Baltimore County Loses Appeal; Forced to Pay $700,000 Plus Interest in Breach of Contract Suit; Monetary award has been accruing interest at a rate of 10% as allowed by Maryland law.

Today the Fourth Circuit Court of Appeals issued an opinion affirming that Baltimore County is liable for breach of contract by wrongly terminating its contract to purchase all petroleum products exclusively from an Indiana petroleum vendor, Petroleum Traders Corporation. The County lost the case after a jury trial in May of 2009, and then appealed to the federal court in Richmond, arguing that its contract with PTC never existed because the right people in the County government did not approve it.

The County had admitted that all of the more than 5,600 other commodities and related contracts with other vendors over a period of years had been approved in the identical manner, and thus, took the position that it could declare PTC’s and any of these contracts void whenever it decided that the contract terms were no longer to the County’s benefit.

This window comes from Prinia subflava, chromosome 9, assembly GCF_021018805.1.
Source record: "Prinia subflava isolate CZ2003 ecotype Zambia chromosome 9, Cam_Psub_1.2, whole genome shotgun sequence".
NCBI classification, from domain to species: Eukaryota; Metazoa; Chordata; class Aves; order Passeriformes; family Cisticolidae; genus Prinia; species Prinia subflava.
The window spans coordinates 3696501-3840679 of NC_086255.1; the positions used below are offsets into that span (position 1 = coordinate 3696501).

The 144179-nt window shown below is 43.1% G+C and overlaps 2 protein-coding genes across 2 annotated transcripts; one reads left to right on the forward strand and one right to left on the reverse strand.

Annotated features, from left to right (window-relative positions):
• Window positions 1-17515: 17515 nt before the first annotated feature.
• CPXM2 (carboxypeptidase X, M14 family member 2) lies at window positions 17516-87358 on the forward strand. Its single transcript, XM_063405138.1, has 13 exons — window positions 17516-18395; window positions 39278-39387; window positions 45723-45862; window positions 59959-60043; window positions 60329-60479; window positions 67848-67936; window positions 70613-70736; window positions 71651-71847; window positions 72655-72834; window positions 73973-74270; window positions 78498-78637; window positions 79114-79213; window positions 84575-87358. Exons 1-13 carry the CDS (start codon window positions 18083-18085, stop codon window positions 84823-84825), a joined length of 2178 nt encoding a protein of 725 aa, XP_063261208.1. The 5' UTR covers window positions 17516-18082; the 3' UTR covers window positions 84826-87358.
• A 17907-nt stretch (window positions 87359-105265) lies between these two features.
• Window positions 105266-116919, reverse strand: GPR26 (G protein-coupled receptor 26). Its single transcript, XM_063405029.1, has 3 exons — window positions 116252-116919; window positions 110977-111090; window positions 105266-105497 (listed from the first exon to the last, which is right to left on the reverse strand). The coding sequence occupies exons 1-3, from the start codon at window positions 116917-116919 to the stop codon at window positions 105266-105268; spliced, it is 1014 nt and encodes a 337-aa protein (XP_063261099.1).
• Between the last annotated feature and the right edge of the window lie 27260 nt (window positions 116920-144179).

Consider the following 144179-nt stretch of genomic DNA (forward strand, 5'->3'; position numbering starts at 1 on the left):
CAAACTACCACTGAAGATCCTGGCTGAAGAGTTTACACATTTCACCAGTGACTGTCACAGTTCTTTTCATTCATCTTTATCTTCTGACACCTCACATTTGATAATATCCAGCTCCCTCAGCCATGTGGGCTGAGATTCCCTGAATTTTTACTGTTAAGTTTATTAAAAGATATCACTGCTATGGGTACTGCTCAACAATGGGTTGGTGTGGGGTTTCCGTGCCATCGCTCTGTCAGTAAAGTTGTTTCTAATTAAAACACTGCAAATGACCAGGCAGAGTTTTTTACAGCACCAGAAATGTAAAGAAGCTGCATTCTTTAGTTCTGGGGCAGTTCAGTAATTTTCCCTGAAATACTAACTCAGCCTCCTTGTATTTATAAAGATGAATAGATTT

The federal appellate court rejected the County’s legal argument and logic and affirmed the jury’s verdict of more than $700,000 against the County. Because the County had decided to appeal rather than pay the judgment, the jury’s monetary award has been accruing interest at a rate of 10% under Maryland law. The County’s only other options, other than paying, are to ask the Fourth Circuit for a rehearing, and to appeal to the Supreme Court, which it must do by April 12, 2011.

Josh Glikin, a partner in the law firm of Bowie & Jensen, LLC, along with a Chicago-based law firm, represented Petroleum Traders.

Baltimore County was ordered to pay more than $700,000 in damages to an Indiana company after a federal court jury in Baltimore found the county unlawfully terminated the company’s contract to provide gas and diesel fuel.

The jury in U.S. District Court on May 15 awarded Fort Wayne, Ind.-based Petroleum Traders Corp. $468,726 in contract damages and $121,670 in lost profits, plus interest, after a four-day trial before Chief Judge Benson E. Legg.

In ruling in Petroleum Traders’ favor, the jury rejected the county’s argument that the company had breached the contract when it didn’t immediately agree to the county’s demand to lock in fuel prices after the price for gasoline and diesel fell in late 2005.

County officials also tried to back out of the contract claiming it wasn’t properly signed as required by the county’s charter and county code. It was disclosed during the trial that the county entered into more than 5,600 contracts in the same way from 2004 to 2007.

Fourth Circuit Court of Appeals ruling may make it less likely the county would try to disavow other contracts on similar grounds, said Josh Glikin, a partner in the law firm of Bowie & Jensen, who represented Petroleum Traders.

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